derive from the Markets in Financial Instruments Directive (MiFID).
Broadly, under this legislation, the FSA is not allowed to set
more stringent rules than those in MiFID, including the rules
referred to in paragraph 12 and 13.
12. If the firm gives regulated advice to any
client, the suitability rules will apply: broadly, a firm must
take reasonable steps to ensure that the advice it gives its client
is suitable for that client.
13. Generally, local authorities are 'professional
clients' under the rules set by MiFID. The scope of a 'professional
client' is determined by MIFID and our rules reflect the MIFID
requirements. MiFID provides a lower standard of protection for
professional clients. A regulated firm is entitled to assume that
a professional client has the necessary level of experience and
knowledge to understand the risks involved in the transaction
when assessing the suitability of advice being given. So if advice
is given to professional clients, the regulated firm is entitled
to assume that the client is financially able to bear any related
investment risks. Professional clients do not have access to the
Financial Ombudsman Service.
14. The Committee also expressed interest in
what information the FSA makes available to local authorities
about regulated firms and their activities. All firms regulated
by the FSA are listed in our Register, which is publicly available
on our website. FSMA sets out what we must include on the Register
of regulated firms (for example the name of the firm, the regulated
activities the firm holds itself out as able to provide, a suitable
business address for the firm and the name of any approved persons
carrying out controlled functions in the firm). FSMA also requires
us to include other information that we deem appropriate for the
public record. Under this heading we include any publicly available
disciplinary history of a firm or individual and the regulatory
history of a firm or individual for the benefit of consumers and
The FSA's supervisory approach
15. For the reasons explained above, we do not
regulate much of the activity carried out by the firms which provide
services to local authorities. To the extent that we do regulate
activities they carry out, we take a risk-based approach, taking
into account the risk posed to the market and to consumers by
the firm's regulated activities.
16. Where firms form part of a wider group (for
example; Sector Treasury Services Ltd is a small firm which is
part of the Capita Group Plc. Butlers is the trading name of a
division of ICAP Securities Ltd), we supervise them as part of
the group. The extent to which we focus specifically on individual
firms within the group depends on their size and their risk profile
within the group. In their own right, Sector and Butlers are significantly
below the size threshold to warrant a risk assessment. However,
as they are both part of wider groups, we take their business
into account when we carry out our risk assessment of the wider
17. Sterling Bank and Arlingclose Ltd are small
independent firms, not part of a wider group. We do not routinely
carry out risk assessments of these firms but instead we monitor
the information (covering, for example, financial position, volume
of business, number of complaints received) which we require firms
to submit to us regularly.
Conflicts of interest
18. The FSA takes potential conflicts of interest
within firms very seriously. Principle 8 of the FSA Principles
for Business states 'A firm must manage conflicts of interest
fairly, both between itself and its customers and between a customer
and another client'. The FSA Handbook develops this principle
in detailed systems and controls rules which prescribe that firms
must (i) identify conflicts of interest, (ii) manage those conflicts
to prevent them from harming their clients interests, and (iii)
in the case that conflicts can not be managed, firms must disclose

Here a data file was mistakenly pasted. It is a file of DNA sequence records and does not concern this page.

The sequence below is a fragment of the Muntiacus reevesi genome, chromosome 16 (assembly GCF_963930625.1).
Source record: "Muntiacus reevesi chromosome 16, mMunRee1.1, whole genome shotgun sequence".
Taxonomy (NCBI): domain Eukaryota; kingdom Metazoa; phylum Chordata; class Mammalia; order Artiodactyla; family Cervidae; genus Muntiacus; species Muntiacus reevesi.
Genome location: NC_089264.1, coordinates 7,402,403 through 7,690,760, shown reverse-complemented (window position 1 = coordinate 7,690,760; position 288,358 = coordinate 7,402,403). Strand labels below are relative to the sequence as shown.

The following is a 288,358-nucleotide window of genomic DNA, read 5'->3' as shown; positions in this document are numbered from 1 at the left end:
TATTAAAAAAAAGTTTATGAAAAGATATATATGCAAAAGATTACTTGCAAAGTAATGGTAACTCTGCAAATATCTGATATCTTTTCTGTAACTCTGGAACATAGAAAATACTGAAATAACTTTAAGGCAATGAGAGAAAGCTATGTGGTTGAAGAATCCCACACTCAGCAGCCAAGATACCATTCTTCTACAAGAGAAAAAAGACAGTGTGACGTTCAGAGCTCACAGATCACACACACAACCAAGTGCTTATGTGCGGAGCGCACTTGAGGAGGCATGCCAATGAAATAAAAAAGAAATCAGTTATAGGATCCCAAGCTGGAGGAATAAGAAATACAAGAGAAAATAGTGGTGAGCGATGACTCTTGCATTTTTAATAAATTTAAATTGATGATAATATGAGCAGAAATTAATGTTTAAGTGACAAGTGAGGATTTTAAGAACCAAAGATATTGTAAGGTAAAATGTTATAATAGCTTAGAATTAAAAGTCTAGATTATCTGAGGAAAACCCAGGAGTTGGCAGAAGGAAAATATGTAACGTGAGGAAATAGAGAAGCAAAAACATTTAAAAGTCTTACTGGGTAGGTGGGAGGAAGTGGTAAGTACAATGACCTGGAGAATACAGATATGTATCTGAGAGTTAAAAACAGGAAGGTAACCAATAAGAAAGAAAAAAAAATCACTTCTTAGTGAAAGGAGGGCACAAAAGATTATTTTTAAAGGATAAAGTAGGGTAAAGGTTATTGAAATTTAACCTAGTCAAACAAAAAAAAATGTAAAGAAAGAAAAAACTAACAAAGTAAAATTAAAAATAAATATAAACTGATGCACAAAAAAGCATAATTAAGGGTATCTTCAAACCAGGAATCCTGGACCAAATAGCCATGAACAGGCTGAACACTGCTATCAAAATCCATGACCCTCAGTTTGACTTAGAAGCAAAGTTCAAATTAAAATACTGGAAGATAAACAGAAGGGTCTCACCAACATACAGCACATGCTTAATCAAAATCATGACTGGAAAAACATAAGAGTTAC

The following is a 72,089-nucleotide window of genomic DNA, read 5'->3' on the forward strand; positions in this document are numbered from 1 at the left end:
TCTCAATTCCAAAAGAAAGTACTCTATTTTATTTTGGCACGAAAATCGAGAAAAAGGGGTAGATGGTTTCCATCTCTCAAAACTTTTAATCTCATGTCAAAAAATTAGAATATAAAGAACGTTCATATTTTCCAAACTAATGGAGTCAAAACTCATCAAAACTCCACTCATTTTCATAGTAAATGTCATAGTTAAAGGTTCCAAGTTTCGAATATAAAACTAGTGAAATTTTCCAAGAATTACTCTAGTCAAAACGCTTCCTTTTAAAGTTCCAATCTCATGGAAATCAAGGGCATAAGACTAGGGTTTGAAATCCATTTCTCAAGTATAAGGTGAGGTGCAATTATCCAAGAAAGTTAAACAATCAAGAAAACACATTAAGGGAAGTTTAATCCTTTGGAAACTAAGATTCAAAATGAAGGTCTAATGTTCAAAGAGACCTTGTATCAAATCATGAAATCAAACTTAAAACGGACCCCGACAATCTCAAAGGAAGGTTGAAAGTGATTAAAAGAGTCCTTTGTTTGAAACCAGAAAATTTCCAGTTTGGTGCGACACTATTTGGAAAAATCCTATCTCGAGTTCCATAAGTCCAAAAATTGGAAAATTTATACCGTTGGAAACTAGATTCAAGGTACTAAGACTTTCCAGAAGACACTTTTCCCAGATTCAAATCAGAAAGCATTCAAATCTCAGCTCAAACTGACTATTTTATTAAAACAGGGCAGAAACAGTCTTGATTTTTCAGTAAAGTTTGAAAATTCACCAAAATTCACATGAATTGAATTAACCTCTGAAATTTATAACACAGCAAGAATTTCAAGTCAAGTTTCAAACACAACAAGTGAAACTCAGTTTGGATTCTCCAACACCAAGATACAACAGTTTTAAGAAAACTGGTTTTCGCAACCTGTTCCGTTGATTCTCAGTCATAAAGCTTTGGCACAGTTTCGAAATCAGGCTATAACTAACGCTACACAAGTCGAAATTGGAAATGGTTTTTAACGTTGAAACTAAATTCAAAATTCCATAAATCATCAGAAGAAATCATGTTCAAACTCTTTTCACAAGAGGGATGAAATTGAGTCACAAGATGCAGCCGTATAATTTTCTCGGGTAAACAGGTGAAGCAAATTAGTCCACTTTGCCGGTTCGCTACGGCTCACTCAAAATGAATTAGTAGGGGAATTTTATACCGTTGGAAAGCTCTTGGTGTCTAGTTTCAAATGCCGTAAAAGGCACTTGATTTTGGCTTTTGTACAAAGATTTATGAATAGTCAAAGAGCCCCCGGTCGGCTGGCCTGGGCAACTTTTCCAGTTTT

them to their clients. Compliance with this Principle and our
rules is monitored through our risk assessment process.
19. The FSA also regularly undertakes thematic
supervisory work across a range of authorised firms in a number
of areas, including conflicts of interest. The main objective
of this thematic supervisory work is to promote good practice
across particular industry sectors of the firms we regulate and
to pinpoint and remove bad practice.
Review of Treasury Management (Paragraph 156)
20. We seek reassurance that regular meetings
at an appropriately senior level are held between the Audit Commission,
the local authority associations, CIPFA and CLG to ensure that
the treasury management system is kept under review. We also recommend
that these meetings include links with the financial regulatory
bodiesthe Financial Services Authority and the Bank of
Englandto ensure consistent and up-to-date information
is passed onto these bodies. (Paragraph 156)
21. There is a well-established framework for
such communication: the Capital Programmes Working Party (CPWP).
This is a forum for the discussion of capital finance, treasury
management, accounting and all related issues. Its members are:
the Department for Communities and Local Government (DCLG); HM
Treasury; other Government departments interested in local government
capital spending; the Local Government Association; London Councils;
CIPFA; the Audit Commission; the National Assembly for Wales;
the Scottish Executive. We understand that the Capital Programmes
Working Party (CPWP) already fulfils the Committee's expressed
desire for regular meetings between these groups. We also understand
that the DCLG is considering, with HM Treasury, how best to establish
links between the CPWP and the FSA.
22. As we have explained, the extent of our jurisdiction
over the activities with which the Committee is concerned is very
limited. It would therefore not be appropriate for us to take
a more active role in the regulation of treasury management advisers.
Decisions to extend our jurisdiction to cover other activities
relating to advice given to local authorities are a matter for
Treasury. The Government's recent White Paper on financial services
does not propose any changes in this area. We would like to assure
the Committee that we will continue to be active in our supervision
of the firms where we have responsibility for their conduct of
- Finally, if the Committee has specific evidence
that FSA-regulated firms have not complied with the applicable
regulatory standards in carrying out FSMA regulated activities
for local authorities, we would invite you to send it to us so
that we can look into it.